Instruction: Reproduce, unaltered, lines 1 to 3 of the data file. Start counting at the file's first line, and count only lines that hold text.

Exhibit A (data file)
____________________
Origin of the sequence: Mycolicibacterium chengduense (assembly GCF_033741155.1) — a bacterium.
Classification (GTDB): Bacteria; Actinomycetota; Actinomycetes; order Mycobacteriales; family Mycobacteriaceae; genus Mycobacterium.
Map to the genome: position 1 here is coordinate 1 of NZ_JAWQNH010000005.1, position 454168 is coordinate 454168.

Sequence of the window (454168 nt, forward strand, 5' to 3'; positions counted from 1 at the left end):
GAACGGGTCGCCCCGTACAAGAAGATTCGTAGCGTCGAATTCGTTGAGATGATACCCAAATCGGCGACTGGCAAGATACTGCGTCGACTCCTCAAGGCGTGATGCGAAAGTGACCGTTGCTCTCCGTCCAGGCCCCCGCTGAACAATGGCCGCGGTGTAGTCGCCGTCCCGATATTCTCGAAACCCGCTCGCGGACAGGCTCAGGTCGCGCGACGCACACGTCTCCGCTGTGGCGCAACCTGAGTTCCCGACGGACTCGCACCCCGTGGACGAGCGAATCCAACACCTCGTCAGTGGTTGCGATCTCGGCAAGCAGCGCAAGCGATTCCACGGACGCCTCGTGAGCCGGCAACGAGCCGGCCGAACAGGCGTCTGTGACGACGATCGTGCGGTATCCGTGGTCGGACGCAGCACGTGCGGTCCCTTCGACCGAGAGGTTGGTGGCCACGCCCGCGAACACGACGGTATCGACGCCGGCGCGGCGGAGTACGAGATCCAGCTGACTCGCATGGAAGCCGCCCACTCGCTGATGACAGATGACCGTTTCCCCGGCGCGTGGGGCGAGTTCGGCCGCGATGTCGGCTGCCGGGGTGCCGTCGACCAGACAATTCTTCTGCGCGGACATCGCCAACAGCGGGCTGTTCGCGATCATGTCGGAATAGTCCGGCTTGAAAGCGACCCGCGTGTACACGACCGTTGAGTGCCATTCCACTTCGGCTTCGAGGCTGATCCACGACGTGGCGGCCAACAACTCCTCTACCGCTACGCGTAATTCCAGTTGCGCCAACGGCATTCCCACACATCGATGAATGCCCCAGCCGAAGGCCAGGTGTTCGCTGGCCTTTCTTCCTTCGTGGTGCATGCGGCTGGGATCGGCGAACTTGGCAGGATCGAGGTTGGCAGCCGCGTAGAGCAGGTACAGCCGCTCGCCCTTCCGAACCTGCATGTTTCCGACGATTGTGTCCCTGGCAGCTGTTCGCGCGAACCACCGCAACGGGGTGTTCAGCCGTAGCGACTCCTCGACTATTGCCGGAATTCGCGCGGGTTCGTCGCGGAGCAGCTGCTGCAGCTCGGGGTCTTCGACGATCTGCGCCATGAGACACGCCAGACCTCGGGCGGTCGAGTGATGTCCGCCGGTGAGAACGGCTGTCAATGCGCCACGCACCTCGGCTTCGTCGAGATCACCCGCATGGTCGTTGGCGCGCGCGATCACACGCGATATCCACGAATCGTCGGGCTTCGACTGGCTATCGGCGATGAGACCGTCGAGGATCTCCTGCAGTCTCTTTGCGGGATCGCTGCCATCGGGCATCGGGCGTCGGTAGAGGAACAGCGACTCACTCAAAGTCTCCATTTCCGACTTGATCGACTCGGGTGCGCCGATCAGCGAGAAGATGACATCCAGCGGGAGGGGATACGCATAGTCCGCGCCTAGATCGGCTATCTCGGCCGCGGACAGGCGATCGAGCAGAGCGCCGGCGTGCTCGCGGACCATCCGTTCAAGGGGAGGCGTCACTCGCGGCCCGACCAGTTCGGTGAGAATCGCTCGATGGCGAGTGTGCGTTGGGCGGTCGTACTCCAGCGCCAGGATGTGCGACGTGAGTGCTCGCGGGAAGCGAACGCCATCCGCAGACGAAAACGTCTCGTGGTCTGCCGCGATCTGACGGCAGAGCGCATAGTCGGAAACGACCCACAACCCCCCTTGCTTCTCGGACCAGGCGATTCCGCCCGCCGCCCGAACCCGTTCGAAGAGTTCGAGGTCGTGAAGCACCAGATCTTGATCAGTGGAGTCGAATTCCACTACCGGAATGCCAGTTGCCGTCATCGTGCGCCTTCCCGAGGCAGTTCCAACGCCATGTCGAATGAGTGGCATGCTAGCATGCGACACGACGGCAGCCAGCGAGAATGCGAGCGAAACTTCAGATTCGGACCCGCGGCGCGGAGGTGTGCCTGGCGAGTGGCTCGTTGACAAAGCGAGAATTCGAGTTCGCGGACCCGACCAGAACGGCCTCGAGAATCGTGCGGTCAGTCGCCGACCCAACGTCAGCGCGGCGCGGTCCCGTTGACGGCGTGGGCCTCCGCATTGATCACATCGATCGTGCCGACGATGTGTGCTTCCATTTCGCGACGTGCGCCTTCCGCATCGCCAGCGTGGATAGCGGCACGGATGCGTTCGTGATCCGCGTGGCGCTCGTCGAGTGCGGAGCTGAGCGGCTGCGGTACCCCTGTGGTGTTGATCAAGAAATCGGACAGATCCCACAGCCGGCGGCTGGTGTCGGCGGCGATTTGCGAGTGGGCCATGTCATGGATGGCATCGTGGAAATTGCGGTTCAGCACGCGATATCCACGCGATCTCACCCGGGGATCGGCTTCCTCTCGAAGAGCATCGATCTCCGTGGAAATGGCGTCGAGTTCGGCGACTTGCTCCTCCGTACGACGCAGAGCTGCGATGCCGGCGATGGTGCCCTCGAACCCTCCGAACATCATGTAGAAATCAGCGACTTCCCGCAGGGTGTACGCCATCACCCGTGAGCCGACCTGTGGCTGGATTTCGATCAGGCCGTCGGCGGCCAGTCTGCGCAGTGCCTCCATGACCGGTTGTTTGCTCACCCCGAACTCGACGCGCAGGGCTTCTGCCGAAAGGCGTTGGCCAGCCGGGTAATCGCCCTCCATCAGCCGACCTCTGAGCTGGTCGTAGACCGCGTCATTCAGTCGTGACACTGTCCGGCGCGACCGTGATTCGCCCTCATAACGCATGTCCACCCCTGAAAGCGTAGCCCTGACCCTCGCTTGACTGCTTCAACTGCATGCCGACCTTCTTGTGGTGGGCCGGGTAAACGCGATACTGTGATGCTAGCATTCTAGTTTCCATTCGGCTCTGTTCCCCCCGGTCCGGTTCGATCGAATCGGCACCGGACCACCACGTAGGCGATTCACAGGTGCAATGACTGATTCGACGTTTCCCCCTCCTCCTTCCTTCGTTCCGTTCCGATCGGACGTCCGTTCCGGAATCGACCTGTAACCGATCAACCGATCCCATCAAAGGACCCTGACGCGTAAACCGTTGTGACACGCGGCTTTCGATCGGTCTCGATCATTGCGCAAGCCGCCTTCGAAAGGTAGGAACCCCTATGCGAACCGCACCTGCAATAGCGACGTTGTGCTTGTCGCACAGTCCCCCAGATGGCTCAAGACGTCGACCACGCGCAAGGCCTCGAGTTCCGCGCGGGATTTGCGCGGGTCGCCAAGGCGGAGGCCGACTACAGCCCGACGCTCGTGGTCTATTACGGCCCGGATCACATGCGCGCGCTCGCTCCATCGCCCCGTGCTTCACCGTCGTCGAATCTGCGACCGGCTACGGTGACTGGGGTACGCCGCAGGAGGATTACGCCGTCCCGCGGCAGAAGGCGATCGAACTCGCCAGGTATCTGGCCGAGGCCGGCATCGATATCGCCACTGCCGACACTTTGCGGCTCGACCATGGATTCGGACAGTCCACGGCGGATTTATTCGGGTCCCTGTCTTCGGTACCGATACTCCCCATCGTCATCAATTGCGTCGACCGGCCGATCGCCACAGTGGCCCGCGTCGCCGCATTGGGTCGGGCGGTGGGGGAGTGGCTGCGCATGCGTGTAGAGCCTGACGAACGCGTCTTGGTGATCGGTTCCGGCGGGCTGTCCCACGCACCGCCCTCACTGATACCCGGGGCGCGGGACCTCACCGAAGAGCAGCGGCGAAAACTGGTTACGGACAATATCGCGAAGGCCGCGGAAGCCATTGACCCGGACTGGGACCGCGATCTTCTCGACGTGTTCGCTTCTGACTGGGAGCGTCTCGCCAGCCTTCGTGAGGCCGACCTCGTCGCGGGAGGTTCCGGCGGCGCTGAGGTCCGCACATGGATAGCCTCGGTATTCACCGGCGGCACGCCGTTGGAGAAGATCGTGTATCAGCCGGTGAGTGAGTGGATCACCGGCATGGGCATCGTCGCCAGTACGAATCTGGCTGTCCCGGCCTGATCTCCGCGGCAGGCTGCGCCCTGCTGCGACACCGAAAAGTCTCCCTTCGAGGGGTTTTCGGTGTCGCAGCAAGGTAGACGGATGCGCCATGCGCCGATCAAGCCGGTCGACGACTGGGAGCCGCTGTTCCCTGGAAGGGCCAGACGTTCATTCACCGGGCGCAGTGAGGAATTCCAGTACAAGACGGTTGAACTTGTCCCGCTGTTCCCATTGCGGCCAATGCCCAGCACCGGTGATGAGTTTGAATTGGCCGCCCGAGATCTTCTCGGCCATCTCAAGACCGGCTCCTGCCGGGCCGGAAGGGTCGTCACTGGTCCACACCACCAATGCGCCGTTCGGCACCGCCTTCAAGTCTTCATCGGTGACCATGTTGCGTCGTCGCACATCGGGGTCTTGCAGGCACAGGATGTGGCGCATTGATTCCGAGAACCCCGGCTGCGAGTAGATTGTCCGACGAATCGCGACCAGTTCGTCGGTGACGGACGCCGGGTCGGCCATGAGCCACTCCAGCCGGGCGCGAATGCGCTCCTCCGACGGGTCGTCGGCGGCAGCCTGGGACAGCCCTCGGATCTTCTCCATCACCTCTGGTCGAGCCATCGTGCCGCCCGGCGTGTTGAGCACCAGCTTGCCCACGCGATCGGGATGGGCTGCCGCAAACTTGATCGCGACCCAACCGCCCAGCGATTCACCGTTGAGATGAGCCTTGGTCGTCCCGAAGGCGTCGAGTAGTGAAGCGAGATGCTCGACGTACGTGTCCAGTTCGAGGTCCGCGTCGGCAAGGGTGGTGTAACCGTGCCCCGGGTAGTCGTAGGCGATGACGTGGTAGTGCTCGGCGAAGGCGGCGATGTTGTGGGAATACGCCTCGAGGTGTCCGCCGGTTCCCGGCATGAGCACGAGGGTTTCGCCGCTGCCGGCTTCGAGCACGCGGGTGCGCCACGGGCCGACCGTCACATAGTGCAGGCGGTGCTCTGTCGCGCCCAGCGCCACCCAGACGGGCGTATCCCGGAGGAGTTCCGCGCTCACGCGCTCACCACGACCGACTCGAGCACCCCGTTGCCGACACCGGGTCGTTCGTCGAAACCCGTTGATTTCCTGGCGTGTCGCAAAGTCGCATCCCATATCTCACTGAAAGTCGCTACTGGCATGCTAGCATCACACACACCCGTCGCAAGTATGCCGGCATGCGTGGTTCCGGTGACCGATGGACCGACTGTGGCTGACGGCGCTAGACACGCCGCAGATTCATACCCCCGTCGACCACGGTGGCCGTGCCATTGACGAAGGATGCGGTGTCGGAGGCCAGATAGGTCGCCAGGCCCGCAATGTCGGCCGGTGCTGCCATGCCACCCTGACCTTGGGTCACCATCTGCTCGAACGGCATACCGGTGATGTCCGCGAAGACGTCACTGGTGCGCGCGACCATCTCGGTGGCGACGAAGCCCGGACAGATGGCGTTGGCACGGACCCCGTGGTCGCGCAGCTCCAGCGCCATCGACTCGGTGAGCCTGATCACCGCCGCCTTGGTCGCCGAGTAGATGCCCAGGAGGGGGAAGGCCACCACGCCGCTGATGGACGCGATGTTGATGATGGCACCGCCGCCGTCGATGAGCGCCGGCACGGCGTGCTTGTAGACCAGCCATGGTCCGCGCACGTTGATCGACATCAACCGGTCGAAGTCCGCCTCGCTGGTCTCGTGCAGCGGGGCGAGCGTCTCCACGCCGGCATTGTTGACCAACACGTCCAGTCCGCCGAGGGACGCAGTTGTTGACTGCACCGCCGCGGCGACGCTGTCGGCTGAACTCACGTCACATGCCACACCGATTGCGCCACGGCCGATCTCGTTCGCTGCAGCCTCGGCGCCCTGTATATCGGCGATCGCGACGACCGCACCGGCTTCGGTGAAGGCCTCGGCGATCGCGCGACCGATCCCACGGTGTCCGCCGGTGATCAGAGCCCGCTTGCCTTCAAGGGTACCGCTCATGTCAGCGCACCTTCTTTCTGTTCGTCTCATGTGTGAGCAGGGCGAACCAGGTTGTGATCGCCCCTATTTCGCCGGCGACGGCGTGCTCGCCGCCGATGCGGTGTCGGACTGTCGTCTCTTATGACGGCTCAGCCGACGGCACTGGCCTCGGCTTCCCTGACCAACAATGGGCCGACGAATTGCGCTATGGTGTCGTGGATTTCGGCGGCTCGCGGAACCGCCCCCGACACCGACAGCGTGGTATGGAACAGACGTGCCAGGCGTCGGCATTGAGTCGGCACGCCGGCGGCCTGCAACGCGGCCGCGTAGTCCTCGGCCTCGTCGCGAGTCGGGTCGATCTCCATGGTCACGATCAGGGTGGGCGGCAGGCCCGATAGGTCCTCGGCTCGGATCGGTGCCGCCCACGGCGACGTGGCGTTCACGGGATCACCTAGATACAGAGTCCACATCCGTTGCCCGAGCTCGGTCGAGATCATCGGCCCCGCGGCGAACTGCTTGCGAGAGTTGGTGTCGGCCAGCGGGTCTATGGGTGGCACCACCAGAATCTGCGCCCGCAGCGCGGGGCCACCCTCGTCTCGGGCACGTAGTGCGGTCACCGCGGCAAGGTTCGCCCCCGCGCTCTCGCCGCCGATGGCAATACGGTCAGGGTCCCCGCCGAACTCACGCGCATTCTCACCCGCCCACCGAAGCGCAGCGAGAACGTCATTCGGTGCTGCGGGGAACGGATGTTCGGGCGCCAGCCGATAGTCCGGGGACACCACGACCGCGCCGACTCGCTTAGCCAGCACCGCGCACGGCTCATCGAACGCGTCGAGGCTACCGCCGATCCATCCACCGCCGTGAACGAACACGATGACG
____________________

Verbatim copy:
Origin of the sequence: Mycolicibacterium chengduense (assembly GCF_033741155.1) — a bacterium.
Classification (GTDB): Bacteria; Actinomycetota; Actinomycetes; order Mycobacteriales; family Mycobacteriaceae; genus Mycobacterium.
Map to the genome: position 1 here is coordinate 1 of NZ_JAWQNH010000005.1, position 454168 is coordinate 454168.